Conscious Capital with Eva Yazhari

Eva Yazhari is a seasoned investor, conscious entrepreneur, leading author, and the CEO and founder of Beyond Capital Ventures, an emerging markets venture capital fund offering a diversified portfolio of early-stage purpose-driven companies in "need-to-have" sectors, led by conscious leaders. 

Eva built Beyond Capital to be a recognized global brand. Its current portfolio improves the lives of a growing 56 million low-income individuals, including investments in Kasha, a technology-driven e-commerce women's health company in East Africa; and FreshR, a market linkage agriculture supply chain business in India. Both companies are targeting addressable markets numbering billions of consumers and are uniquely poised for commercial financial returns as well as measurable impact returns. Eva is pioneering equity and power transformation in venture capital at Beyond Capital Ventures, giving ownership to every founder in the portfolio.

Eva has interviewed more than 68 purpose-driven leaders to shed light on their professional and personal stories for The Beyond Capital Podcast. She has also explored the various angles of conscious money and living on The Conscious Investor, a weekly online magazine. 

Eve #WealthWednesday Highlight 64: Eva Yazhari, Founder & CEO - Beyond Capital Ventures

What was your first investment?

I’ve always been a money and numbers person. My first investment was a car that I bought for myself when I was a teenager. The story of saving up for that car, the ownership behind it, and the utilization that got me from point a to point b triggered a lot of important reward systems in my brain. It was a 1993 Acura Integra which was a pretty cool car and I bought it for $5,000 using the money I saved up from baptism, communion, and all my life milestones.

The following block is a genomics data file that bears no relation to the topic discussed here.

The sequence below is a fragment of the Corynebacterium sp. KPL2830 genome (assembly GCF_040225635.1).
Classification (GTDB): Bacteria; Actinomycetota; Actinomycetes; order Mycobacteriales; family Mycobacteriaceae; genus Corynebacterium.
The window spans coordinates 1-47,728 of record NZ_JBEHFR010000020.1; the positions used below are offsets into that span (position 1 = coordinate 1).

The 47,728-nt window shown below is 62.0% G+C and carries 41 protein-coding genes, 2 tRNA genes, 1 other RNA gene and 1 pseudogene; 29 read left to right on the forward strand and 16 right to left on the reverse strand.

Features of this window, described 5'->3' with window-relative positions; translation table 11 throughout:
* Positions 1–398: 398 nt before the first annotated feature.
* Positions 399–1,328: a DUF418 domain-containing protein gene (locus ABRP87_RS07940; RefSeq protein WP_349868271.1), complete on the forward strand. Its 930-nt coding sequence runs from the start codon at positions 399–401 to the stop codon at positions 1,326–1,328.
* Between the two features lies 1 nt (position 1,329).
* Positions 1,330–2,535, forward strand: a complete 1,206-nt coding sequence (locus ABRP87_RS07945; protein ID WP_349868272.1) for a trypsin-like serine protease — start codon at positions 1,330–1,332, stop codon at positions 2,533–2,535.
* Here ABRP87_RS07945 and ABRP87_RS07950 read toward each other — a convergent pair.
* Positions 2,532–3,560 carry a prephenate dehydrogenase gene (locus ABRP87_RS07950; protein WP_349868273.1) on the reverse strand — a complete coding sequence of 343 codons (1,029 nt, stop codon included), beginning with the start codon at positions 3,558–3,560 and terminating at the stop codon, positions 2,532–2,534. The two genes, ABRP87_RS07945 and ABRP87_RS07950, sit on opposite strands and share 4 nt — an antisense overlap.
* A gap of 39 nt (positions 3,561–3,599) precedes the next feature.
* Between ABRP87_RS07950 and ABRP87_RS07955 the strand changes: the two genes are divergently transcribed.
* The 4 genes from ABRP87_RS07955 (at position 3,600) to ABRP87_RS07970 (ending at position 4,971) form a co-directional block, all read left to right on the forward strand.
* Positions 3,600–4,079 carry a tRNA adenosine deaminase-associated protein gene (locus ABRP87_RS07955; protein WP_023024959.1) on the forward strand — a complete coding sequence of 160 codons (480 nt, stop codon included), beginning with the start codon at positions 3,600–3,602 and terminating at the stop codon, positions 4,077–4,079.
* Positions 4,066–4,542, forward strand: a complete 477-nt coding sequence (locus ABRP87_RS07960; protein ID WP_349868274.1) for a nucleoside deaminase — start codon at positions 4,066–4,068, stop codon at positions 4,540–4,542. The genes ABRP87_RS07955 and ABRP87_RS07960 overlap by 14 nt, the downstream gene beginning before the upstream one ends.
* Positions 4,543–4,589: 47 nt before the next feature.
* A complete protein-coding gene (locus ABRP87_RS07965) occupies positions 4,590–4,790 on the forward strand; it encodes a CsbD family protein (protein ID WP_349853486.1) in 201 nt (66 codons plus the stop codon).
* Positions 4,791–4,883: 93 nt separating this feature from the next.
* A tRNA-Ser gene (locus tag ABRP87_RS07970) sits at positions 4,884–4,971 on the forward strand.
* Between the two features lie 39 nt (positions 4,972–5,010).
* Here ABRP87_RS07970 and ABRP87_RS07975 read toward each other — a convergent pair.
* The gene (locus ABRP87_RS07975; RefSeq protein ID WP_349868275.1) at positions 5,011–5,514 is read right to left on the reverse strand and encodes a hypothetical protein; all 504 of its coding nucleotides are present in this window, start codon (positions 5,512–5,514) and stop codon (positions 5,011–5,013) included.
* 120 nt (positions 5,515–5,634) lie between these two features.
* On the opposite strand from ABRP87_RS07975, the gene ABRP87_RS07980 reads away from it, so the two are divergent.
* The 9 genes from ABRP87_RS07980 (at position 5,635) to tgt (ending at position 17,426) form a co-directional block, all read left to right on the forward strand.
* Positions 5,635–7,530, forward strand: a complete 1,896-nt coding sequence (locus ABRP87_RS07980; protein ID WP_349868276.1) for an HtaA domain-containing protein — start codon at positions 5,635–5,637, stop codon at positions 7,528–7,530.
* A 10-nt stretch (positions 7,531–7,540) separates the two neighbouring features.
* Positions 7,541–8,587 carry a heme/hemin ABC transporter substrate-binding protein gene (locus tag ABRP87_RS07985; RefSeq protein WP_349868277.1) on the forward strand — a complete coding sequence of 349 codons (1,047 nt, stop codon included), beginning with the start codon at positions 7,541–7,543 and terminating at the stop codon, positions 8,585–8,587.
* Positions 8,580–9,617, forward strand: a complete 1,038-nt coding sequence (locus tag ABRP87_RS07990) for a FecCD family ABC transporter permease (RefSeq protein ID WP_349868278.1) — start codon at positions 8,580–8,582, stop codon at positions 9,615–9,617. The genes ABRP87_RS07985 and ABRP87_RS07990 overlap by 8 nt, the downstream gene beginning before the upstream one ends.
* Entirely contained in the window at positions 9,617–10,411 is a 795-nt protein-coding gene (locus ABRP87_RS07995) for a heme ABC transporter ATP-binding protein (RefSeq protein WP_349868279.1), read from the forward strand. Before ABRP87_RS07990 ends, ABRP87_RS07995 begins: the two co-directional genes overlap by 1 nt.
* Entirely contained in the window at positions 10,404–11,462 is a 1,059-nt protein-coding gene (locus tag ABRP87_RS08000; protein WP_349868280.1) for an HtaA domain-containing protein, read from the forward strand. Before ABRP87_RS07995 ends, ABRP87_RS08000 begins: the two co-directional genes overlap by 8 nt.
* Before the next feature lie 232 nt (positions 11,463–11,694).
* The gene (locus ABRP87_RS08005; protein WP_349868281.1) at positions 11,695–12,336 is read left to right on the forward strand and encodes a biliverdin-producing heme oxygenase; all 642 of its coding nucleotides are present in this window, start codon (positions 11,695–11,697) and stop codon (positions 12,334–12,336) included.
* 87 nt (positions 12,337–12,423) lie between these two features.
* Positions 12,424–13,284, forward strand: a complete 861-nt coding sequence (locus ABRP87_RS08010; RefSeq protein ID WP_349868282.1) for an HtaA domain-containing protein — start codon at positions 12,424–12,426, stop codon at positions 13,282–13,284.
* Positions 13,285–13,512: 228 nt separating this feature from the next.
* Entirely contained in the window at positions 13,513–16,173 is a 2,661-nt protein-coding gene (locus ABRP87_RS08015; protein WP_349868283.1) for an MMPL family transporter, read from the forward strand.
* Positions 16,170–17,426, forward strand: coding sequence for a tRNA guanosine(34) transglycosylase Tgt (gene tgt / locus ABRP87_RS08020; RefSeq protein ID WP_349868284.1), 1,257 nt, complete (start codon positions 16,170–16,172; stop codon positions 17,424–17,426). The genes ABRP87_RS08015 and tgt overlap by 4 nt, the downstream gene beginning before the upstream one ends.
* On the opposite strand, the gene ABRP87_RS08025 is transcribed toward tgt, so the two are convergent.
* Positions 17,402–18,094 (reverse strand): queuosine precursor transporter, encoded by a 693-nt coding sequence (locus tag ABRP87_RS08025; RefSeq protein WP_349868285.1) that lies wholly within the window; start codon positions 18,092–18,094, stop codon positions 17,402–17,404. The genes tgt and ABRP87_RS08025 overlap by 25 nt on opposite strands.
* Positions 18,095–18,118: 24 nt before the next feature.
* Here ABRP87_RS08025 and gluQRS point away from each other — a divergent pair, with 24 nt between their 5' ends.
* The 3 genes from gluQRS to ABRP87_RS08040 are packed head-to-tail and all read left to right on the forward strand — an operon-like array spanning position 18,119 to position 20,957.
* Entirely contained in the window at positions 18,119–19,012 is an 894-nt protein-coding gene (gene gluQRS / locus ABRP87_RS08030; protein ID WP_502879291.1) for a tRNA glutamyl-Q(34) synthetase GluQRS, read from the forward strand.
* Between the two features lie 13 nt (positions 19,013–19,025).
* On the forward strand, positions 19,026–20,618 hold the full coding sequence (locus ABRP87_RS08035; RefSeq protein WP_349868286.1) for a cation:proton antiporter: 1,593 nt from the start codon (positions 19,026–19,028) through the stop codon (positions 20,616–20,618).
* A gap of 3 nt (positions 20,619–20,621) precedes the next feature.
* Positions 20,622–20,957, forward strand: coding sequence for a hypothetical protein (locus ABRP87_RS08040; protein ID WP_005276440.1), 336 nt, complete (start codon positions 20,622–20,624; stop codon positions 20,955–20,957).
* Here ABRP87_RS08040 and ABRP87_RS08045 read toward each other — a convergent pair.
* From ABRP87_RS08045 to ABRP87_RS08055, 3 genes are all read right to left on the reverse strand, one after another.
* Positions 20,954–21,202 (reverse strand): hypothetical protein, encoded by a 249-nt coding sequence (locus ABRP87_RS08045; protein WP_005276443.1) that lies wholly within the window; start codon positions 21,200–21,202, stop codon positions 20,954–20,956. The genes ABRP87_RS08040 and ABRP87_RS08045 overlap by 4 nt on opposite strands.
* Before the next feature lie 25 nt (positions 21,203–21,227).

My first professional investment was after I left the hedge fund industry. I started our first fund and investment at Beyond Capital Fund. Our first investment was into Sanergy and we exited that company successfully. In Sanergy, we invested in a chain of toilets that were franchised to individuals who are operating them. Mostly in the informal settlements in Kenya. The waste is picked up regularly and turned into animal feed. That business gave a strong return back to our portfolio at the end of 2020. My investment with Sanergy exemplifies the start of my career and investing in purpose-driven businesses and emerging markets.

How/why did you get into your space? 

One is that I grew up with a family that lived in Tanzania, a country in East Africa. Now, I’m in Dallas and I don’t think a lot of people are thinking about the African continent and the tremendous amount of growth and opportunity that’s happening in their market. 

I didn’t have a bias around emerging markets when I left Wall Street. I was taking the portfolio manager and high-level approach to constructing a portfolio and creating a product that would be appealing to investors who haven’t had emerging markets exposure. In fact, we are all under-allocated to emerging markets in public portfolios. We’re all in the low and mid-single digits of our portfolios. We should be above 13% to be anywhere near a GDP growth-adjusted allocation.